The Armstrong limit, often called Armstrong's line, is the altitude that produces an atmospheric pressure so low (0.0618 atmosphere) that water boils at the normal temperature of the human body: 37 °C (98.6 °F). Harry Armstrong was first to recognize that the phenomenon represented an absolute altitude beyond which humans could not survive in an unpressurized environment. The altitude is variously reported as being between 62,000–63,500 feet (18,900–19,350 meters or about 12 miles).
At or above the Armstrong limit, exposed bodily liquids such as saliva, tears, and the liquids wetting the alveoli within the lungs—but not vascular blood (blood within the circulatory system)—will boil away without a pressure suit and no amount of breathable oxygen delivered by any means will sustain life for more than a few minutes. The NASA technical report Rapid (Explosive) Decompression Emergencies in Pressure-Suited Subjects, which discusses the brief accidental exposure of a human to near vacuum notes the likely result of exposure to pressure below that associated with the Armstrong limit: "The subject later reported that ... his last conscious memory was of the water on his tongue beginning to boil."
At the nominal body temperature of 37 °C (98.6 °F), water has a vapor pressure of 47 millimetres of mercury (63 hPa); which is to say, at an ambient pressure of 47 mmHg, water’s boiling point is 37 °C. A pressure of 47 mmHg—the Armstrong limit—is one‑sixteenth that of the standard sea level atmospheric pressure of 760 millimeters of mercury (1013 hPa). Modern formulas for calculating the standard pressure at a given altitude vary—as do the precise pressures one will actually measure at a given altitude on a given day—but a common formula shows that 47 mmHg is typically found at an altitude of 63,100 feet (19,200 m).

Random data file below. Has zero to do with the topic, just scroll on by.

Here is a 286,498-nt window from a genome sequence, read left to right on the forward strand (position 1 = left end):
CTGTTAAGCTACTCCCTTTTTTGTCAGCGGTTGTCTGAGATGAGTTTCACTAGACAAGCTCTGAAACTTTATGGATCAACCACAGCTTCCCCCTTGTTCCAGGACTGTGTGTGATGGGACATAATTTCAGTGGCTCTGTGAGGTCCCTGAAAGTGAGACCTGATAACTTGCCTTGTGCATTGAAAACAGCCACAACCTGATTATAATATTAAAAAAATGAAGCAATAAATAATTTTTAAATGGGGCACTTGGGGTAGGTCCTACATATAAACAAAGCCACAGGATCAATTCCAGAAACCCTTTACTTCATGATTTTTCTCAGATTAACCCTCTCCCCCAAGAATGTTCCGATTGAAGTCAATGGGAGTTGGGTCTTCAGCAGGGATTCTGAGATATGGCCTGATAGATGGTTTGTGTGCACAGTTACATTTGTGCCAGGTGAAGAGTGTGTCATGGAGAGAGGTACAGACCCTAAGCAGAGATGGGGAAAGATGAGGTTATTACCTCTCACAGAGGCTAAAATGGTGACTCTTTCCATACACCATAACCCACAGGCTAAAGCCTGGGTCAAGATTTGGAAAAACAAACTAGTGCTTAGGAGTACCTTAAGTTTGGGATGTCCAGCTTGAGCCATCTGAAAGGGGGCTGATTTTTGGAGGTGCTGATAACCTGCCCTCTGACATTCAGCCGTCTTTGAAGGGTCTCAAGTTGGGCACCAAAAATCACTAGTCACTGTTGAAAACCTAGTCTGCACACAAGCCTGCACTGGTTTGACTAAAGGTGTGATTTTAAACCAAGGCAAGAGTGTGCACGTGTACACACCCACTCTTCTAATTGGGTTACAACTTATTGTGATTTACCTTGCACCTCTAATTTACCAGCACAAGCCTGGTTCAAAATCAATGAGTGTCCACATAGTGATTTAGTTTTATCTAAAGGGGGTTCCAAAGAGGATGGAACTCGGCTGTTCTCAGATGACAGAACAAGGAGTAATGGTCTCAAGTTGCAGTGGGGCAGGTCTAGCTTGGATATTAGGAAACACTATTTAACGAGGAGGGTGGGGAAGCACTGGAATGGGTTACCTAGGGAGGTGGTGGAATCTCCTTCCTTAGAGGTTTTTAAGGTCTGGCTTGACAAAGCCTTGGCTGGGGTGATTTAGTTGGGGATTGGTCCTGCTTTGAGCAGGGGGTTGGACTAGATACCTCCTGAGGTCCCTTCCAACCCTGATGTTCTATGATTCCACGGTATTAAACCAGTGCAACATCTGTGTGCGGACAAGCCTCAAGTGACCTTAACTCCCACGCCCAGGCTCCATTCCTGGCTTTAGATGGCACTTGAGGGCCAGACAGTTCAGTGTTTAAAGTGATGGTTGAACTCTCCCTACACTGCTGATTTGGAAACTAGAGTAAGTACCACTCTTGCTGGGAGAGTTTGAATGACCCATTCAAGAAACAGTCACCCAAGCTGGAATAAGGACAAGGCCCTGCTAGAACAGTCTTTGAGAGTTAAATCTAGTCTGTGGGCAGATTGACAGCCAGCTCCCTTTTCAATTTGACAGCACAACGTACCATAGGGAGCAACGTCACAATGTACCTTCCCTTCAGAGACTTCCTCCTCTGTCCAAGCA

Blood pressure is a gauge pressure, which means it is measured relative to ambient pressure and is therefore additive when determining the absolute pressure to be used in equations of state (gas laws and the formulas relating pressure-dependent phase changes between liquid and gas). This is similar to a flat automobile tire. Even with zero gage pressure, a flat tire at 63,100 feet would still have an absolute pressure (pressure relative to a perfect vacuum) of 47 mmHg surrounding it—both inside and out. If one inflates the tire to non-zero gage pressure, this internal pressure is in addition to what the tire started with. Even for an individual with a diastolic blood pressure on the low threshold of the normal range, 60 mmHg, blood pressure more than doubles the absolute pressure on the blood and is more than sufficient to prevent blood from outright boiling at 63,100 feet while the heart is still beating.